Mental Health Care in a Pandemic: Dealing with Anxiety and More

Chronic stress increases the risk of developing depression and anxiety in some people. The precise mechanisms of how stress is linked to mental ill-health are being uncovered.
Scientists found that the earliest response to stress happens in the brain within seconds of perceiving a ‘stressor’. Chemicals which signal between nerve cells (neurotransmitters) are released. These include serotonin and adrenaline. Following this, stress hormones are released, which particularly affect areas of the brain key for memory and regulating emotions. Repeated stress changes how well these systems are able to control the stress response.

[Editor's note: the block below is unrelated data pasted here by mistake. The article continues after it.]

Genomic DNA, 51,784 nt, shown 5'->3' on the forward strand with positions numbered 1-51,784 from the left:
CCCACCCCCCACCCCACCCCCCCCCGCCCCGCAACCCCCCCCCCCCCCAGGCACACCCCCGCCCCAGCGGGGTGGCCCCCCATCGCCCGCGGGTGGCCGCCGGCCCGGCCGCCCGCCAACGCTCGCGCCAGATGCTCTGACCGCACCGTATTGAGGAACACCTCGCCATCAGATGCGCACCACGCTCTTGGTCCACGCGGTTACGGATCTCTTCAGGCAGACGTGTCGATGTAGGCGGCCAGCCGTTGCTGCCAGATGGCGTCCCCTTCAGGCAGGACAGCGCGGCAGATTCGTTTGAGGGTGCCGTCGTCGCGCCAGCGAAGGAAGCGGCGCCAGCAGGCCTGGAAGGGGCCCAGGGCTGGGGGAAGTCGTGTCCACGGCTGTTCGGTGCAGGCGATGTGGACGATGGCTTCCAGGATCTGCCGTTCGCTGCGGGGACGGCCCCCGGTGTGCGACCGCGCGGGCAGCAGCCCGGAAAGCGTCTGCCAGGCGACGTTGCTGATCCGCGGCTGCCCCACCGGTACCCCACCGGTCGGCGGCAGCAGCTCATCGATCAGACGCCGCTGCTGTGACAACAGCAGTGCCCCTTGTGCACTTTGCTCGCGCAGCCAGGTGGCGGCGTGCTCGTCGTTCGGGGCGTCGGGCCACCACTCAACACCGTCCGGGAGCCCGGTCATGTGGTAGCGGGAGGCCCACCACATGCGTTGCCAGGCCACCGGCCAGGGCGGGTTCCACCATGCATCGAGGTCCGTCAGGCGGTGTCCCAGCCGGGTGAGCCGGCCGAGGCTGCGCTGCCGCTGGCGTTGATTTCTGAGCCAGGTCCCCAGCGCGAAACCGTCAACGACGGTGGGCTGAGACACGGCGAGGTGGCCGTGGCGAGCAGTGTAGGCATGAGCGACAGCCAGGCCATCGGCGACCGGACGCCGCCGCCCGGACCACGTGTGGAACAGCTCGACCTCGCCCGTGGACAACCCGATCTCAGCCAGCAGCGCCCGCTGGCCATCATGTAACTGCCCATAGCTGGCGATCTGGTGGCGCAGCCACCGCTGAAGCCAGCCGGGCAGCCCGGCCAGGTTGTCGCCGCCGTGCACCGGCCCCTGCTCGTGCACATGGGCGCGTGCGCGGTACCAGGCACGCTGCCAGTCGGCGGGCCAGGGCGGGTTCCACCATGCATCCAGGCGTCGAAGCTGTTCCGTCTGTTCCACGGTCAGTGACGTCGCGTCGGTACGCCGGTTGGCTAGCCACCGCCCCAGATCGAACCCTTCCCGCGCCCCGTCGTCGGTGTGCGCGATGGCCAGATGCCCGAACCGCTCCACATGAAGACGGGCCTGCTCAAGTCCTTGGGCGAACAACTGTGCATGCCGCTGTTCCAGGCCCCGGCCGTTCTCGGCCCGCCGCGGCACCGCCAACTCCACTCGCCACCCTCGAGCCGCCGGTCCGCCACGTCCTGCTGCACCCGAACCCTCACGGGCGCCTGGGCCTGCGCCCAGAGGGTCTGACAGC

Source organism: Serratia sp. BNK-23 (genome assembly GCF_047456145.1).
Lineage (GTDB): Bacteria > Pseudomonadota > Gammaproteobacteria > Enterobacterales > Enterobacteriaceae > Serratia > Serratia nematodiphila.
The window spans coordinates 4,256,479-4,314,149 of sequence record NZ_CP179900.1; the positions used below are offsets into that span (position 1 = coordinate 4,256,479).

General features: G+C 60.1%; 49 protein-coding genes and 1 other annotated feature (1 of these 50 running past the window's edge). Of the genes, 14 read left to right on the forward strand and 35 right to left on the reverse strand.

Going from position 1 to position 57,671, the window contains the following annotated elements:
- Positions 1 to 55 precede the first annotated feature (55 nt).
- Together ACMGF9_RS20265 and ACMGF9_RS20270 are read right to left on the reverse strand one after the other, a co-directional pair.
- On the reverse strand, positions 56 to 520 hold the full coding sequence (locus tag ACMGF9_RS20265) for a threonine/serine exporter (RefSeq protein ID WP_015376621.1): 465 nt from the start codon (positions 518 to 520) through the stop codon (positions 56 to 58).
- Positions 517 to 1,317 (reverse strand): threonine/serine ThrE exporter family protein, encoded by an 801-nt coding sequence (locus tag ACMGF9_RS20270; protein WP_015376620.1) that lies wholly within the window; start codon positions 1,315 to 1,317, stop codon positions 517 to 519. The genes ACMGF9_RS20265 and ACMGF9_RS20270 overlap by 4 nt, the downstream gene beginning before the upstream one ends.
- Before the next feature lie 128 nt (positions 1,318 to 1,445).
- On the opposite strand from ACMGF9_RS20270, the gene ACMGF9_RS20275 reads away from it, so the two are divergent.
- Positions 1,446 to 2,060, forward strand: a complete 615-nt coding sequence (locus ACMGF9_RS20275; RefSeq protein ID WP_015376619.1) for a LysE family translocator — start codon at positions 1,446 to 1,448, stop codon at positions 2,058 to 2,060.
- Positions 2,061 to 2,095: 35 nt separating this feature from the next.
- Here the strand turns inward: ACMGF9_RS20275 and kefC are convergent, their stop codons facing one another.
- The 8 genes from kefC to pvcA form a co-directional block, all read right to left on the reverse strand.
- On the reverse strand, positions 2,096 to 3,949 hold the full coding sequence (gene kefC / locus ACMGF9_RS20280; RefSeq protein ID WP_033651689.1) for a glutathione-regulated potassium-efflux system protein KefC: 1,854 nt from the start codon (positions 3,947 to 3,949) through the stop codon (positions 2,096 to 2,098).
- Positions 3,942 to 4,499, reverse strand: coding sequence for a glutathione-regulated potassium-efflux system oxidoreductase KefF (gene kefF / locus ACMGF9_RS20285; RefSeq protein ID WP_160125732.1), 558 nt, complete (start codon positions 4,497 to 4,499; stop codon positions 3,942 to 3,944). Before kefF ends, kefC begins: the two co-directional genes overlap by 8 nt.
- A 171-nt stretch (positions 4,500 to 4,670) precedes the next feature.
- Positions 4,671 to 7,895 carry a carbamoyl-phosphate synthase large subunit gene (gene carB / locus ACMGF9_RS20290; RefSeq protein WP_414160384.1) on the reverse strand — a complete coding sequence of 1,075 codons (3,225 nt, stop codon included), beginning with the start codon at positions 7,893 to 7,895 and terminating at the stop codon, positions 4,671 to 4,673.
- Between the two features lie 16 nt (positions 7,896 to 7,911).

Researchers are also investigating how these systems are involved in anxiety and depression, suggesting a biochemical link between stress and mental illness. Recent studies have shown that long-term stress can change the structure of the brain, especially in areas supporting learning and memory. It can affect both nerve cells (grey matter) and the connections between them (white matter). It is possible these changes, along with other factors, can increase the likelihood of developing mental illness.
Stress and our mental health – what is the impact & how can we tackle it?